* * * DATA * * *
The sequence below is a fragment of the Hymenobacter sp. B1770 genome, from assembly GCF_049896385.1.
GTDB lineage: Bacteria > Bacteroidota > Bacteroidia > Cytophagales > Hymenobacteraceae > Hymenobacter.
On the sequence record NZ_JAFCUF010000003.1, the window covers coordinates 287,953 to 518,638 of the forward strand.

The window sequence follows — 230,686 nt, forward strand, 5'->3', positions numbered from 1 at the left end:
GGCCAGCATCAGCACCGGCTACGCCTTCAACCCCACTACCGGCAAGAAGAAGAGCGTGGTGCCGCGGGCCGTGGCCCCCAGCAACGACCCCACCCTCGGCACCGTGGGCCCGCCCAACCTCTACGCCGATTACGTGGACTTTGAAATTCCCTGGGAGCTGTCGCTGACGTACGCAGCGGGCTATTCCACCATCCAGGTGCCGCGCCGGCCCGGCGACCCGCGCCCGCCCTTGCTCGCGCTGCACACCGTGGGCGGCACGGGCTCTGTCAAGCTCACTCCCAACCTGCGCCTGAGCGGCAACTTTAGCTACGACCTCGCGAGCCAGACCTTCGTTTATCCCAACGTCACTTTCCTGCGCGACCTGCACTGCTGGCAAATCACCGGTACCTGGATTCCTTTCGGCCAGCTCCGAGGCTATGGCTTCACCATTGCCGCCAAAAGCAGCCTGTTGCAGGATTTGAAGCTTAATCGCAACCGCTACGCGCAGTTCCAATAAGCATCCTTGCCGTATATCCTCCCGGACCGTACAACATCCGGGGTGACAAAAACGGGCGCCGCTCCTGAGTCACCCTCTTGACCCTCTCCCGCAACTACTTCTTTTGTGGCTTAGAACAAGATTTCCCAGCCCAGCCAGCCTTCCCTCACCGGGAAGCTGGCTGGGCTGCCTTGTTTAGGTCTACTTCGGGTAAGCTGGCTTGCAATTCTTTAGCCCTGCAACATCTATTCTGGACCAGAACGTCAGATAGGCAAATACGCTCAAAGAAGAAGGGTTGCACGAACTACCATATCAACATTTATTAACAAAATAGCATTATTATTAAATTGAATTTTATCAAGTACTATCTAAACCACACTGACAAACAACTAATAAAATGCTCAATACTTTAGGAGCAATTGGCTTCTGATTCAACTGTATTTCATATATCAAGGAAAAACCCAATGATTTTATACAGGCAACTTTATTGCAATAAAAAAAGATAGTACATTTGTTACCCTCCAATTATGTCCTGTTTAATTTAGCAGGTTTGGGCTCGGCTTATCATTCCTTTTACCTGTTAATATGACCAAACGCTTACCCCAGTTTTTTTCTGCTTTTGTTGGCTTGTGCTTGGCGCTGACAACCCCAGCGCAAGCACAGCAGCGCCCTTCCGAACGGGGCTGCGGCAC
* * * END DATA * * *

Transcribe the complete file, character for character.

The sequence below is a fragment of the Hymenobacter sp. B1770 genome, from assembly GCF_049896385.1.
GTDB lineage: Bacteria > Bacteroidota > Bacteroidia > Cytophagales > Hymenobacteraceae > Hymenobacter.
On the sequence record NZ_JAFCUF010000003.1, the window covers coordinates 287,953 to 518,638 of the forward strand.

The window sequence follows — 230,686 nt, forward strand, 5'->3', positions numbered from 1 at the left end:
GGCCAGCATCAGCACCGGCTACGCCTTCAACCCCACTACCGGCAAGAAGAAGAGCGTGGTGCCGCGGGCCGTGGCCCCCAGCAACGACCCCACCCTCGGCACCGTGGGCCCGCCCAACCTCTACGCCGATTACGTGGACTTTGAAATTCCCTGGGAGCTGTCGCTGACGTACGCAGCGGGCTATTCCACCATCCAGGTGCCGCGCCGGCCCGGCGACCCGCGCCCGCCCTTGCTCGCGCTGCACACCGTGGGCGGCACGGGCTCTGTCAAGCTCACTCCCAACCTGCGCCTGAGCGGCAACTTTAGCTACGACCTCGCGAGCCAGACCTTCGTTTATCCCAACGTCACTTTCCTGCGCGACCTGCACTGCTGGCAAATCACCGGTACCTGGATTCCTTTCGGCCAGCTCCGAGGCTATGGCTTCACCATTGCCGCCAAAAGCAGCCTGTTGCAGGATTTGAAGCTTAATCGCAACCGCTACGCGCAGTTCCAATAAGCATCCTTGCCGTATATCCTCCCGGACCGTACAACATCCGGGGTGACAAAAACGGGCGCCGCTCCTGAGTCACCCTCTTGACCCTCTCCCGCAACTACTTCTTTTGTGGCTTAGAACAAGATTTCCCAGCCCAGCCAGCCTTCCCTCACCGGGAAGCTGGCTGGGCTGCCTTGTTTAGGTCTACTTCGGGTAAGCTGGCTTGCAATTCTTTAGCCCTGCAACATCTATTCTGGACCAGAACGTCAGATAGGCAAATACGCTCAAAGAAGAAGGGTTGCACGAACTACCATATCAACATTTATTAACAAAATAGCATTATTATTAAATTGAATTTTATCAAGTACTATCTAAACCACACTGACAAACAACTAATAAAATGCTCAATACTTTAGGAGCAATTGGCTTCTGATTCAACTGTATTTCATATATCAAGGAAAAACCCAATGATTTTATACAGGCAACTTTATTGCAATAAAAAAAGATAGTACATTTGTTACCCTCCAATTATGTCCTGTTTAATTTAGCAGGTTTGGGCTCGGCTTATCATTCCTTTTACCTGTTAATATGACCAAACGCTTACCCCAGTTTTTTTCTGCTTTTGTTGGCTTGTGCTTGGCGCTGACAACCCCAGCGCAAGCACAGCAGCGCCCTTCCGAACGGGGCTGCGGCAC